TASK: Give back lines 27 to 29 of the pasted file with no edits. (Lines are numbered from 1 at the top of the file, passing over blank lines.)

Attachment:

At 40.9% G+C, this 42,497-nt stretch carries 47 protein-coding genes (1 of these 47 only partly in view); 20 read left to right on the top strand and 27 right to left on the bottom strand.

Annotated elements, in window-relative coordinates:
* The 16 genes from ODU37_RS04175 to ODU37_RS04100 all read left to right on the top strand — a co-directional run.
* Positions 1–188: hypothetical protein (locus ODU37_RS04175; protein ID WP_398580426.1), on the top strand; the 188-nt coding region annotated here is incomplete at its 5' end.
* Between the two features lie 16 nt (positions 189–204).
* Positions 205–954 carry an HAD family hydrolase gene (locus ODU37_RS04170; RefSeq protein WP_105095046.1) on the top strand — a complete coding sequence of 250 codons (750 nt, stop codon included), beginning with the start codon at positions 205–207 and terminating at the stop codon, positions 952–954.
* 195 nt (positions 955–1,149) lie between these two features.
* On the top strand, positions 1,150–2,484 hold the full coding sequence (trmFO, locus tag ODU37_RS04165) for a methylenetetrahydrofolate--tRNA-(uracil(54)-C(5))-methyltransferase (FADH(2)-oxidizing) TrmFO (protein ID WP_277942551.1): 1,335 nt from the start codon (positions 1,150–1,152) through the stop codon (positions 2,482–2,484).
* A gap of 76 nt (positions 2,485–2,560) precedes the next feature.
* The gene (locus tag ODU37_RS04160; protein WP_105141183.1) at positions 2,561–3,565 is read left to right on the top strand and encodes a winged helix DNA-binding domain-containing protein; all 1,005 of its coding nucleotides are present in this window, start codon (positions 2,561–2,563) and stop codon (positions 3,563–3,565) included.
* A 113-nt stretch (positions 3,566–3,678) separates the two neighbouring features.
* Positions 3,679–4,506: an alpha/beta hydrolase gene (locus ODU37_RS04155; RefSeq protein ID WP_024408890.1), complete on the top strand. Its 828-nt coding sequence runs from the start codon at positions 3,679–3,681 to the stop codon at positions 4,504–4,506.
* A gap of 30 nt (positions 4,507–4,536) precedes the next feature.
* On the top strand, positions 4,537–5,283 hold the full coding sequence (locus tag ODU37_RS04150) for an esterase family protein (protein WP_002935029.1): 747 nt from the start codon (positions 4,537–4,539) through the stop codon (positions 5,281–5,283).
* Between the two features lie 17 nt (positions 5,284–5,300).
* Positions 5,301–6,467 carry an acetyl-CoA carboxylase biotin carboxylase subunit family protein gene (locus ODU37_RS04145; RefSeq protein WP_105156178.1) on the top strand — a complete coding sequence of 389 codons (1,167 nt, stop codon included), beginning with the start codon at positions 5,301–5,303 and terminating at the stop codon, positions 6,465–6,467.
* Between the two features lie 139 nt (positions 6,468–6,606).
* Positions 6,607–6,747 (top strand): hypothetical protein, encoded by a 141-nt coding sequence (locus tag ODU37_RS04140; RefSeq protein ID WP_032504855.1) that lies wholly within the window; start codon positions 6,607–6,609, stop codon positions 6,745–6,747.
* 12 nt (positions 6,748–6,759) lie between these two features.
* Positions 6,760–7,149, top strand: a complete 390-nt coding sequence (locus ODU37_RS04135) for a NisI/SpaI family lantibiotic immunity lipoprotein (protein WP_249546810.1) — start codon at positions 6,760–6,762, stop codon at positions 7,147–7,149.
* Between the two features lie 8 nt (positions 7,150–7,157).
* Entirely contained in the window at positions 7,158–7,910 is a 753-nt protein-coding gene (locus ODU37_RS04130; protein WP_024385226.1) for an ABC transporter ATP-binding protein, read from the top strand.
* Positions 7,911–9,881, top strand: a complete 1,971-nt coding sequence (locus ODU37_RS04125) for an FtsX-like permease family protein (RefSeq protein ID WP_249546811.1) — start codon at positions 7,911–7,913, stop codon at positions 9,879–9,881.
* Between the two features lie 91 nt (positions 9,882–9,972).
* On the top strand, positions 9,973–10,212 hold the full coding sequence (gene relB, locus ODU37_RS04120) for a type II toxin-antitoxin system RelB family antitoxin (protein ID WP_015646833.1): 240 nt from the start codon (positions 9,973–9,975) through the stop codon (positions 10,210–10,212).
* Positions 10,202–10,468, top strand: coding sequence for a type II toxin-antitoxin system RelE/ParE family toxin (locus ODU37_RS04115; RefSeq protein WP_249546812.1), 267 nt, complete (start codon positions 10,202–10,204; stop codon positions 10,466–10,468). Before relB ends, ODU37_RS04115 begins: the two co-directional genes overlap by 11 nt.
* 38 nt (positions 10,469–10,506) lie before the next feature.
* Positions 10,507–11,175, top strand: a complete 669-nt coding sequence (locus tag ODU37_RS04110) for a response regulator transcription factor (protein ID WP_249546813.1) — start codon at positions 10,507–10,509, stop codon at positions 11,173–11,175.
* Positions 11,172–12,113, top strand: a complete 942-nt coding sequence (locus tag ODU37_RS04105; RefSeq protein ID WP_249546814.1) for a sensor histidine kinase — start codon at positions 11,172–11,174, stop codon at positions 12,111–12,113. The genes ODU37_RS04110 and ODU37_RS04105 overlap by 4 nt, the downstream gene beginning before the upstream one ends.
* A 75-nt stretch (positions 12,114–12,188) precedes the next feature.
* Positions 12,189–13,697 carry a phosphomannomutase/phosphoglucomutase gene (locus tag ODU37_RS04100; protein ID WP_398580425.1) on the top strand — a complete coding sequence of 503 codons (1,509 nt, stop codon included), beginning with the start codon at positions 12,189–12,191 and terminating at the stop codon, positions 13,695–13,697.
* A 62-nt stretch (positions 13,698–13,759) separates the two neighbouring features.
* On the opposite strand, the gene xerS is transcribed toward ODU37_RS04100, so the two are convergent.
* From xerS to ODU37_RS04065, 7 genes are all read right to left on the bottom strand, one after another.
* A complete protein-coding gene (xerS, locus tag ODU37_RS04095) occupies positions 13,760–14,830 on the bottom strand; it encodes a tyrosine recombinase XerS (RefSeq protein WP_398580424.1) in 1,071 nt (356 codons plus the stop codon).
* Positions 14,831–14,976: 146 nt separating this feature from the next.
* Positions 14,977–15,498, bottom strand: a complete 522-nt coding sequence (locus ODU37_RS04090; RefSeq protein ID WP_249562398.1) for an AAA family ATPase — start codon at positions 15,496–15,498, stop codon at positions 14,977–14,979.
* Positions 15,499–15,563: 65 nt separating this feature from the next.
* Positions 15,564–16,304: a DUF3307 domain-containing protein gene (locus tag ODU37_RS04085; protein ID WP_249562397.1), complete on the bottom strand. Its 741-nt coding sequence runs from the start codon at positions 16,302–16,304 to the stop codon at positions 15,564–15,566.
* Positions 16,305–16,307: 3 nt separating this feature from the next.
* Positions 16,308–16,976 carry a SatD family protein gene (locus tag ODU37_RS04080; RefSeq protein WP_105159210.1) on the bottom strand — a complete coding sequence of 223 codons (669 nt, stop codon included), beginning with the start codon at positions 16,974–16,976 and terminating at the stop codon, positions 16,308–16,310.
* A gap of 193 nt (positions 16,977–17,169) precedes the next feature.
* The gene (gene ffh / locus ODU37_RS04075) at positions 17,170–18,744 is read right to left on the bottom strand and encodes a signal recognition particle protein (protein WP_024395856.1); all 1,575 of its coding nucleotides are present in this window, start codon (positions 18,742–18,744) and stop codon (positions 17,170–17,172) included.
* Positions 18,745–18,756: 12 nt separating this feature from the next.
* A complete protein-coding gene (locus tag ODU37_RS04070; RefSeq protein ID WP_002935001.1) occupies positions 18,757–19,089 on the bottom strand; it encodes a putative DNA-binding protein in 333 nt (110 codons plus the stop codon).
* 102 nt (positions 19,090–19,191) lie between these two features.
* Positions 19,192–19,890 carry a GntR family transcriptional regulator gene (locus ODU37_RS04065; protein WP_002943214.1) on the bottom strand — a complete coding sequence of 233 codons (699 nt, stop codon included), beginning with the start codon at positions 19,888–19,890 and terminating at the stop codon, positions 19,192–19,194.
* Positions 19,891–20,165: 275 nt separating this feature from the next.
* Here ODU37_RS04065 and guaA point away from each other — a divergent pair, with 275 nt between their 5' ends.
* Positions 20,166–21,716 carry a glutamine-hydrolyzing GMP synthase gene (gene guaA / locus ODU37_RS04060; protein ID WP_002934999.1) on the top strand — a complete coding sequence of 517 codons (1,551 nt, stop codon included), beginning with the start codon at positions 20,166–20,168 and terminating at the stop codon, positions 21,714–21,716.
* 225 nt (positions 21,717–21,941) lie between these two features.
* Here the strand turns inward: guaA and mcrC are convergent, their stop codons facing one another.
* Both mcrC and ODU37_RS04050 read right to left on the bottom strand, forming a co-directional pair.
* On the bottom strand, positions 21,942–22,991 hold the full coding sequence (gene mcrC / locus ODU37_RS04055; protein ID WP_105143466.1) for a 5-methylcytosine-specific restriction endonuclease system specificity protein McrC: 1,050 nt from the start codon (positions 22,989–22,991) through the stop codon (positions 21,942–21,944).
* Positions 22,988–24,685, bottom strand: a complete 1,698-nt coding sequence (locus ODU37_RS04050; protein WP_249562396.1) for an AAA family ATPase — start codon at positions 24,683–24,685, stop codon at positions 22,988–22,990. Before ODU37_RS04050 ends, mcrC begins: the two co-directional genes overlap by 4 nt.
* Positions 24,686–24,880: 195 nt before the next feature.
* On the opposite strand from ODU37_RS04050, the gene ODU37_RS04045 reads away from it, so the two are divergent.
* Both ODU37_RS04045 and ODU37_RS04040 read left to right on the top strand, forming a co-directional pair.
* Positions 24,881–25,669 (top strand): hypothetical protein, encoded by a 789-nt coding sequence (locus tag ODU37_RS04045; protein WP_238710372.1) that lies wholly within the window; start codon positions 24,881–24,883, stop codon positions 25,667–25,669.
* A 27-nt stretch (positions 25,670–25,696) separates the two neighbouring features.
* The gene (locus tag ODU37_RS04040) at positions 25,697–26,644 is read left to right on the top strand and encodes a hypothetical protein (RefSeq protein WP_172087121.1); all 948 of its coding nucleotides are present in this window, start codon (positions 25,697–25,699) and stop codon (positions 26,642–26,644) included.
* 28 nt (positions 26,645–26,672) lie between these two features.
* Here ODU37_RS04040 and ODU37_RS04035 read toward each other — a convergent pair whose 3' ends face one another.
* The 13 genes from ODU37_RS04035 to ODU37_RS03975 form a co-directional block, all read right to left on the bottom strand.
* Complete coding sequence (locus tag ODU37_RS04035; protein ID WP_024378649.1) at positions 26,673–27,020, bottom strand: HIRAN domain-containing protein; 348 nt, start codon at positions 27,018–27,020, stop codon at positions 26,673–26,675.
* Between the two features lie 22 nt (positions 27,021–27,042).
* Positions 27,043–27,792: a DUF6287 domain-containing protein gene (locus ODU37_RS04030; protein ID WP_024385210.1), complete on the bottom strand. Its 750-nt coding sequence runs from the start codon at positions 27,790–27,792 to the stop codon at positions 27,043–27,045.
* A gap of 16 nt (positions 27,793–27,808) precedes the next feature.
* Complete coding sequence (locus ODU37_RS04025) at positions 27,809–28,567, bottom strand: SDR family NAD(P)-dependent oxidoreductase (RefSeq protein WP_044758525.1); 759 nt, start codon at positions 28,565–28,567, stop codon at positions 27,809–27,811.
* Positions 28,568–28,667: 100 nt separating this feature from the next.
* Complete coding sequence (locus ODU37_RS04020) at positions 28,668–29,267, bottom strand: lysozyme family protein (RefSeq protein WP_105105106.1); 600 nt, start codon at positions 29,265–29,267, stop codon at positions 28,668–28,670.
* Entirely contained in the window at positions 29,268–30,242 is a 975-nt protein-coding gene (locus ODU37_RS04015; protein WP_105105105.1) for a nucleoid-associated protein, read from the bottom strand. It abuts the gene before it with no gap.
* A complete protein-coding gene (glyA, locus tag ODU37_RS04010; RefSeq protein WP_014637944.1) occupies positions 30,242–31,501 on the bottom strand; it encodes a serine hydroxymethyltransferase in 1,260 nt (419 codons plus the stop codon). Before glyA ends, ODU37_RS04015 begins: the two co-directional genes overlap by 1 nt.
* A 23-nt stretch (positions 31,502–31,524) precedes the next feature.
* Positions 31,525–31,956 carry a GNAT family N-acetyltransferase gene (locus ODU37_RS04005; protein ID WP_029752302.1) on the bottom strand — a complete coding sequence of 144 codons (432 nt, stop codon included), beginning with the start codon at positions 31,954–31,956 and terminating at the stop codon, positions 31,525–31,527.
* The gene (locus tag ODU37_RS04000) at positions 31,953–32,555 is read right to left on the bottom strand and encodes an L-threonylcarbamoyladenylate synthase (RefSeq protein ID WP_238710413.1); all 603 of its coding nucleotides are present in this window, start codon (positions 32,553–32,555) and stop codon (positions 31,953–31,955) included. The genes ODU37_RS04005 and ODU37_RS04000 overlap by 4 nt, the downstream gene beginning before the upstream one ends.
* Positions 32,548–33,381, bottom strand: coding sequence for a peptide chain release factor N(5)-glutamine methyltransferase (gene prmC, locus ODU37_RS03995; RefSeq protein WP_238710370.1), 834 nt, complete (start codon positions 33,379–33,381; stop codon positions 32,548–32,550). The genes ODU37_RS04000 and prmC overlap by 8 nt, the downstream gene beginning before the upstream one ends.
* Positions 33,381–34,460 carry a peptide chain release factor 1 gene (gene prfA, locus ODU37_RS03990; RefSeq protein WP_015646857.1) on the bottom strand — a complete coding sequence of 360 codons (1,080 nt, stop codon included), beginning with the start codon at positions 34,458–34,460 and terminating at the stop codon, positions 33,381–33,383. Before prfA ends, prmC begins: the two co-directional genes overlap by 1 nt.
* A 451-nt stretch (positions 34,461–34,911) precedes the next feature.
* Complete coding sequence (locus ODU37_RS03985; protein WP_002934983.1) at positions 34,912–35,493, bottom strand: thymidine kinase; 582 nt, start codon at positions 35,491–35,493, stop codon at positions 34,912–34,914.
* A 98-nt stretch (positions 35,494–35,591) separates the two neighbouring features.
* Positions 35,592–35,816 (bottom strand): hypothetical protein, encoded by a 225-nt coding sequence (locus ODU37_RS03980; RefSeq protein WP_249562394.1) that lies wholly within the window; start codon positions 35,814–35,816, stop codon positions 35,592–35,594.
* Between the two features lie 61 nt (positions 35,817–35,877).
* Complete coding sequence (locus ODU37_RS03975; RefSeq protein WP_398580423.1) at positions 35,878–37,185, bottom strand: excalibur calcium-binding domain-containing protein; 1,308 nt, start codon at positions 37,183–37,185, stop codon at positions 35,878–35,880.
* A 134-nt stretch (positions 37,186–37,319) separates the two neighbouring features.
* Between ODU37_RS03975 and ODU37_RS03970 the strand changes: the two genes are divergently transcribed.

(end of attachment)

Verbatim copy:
* 38 nt (positions 10,469–10,506) lie before the next feature.
* Positions 10,507–11,175, top strand: a complete 669-nt coding sequence (locus tag ODU37_RS04110) for a response regulator transcription factor (protein ID WP_249546813.1) — start codon at positions 10,507–10,509, stop codon at positions 11,173–11,175.
* Positions 11,172–12,113, top strand: a complete 942-nt coding sequence (locus tag ODU37_RS04105; RefSeq protein ID WP_249546814.1) for a sensor histidine kinase — start codon at positions 11,172–11,174, stop codon at positions 12,111–12,113. The genes ODU37_RS04110 and ODU37_RS04105 overlap by 4 nt, the downstream gene beginning before the upstream one ends.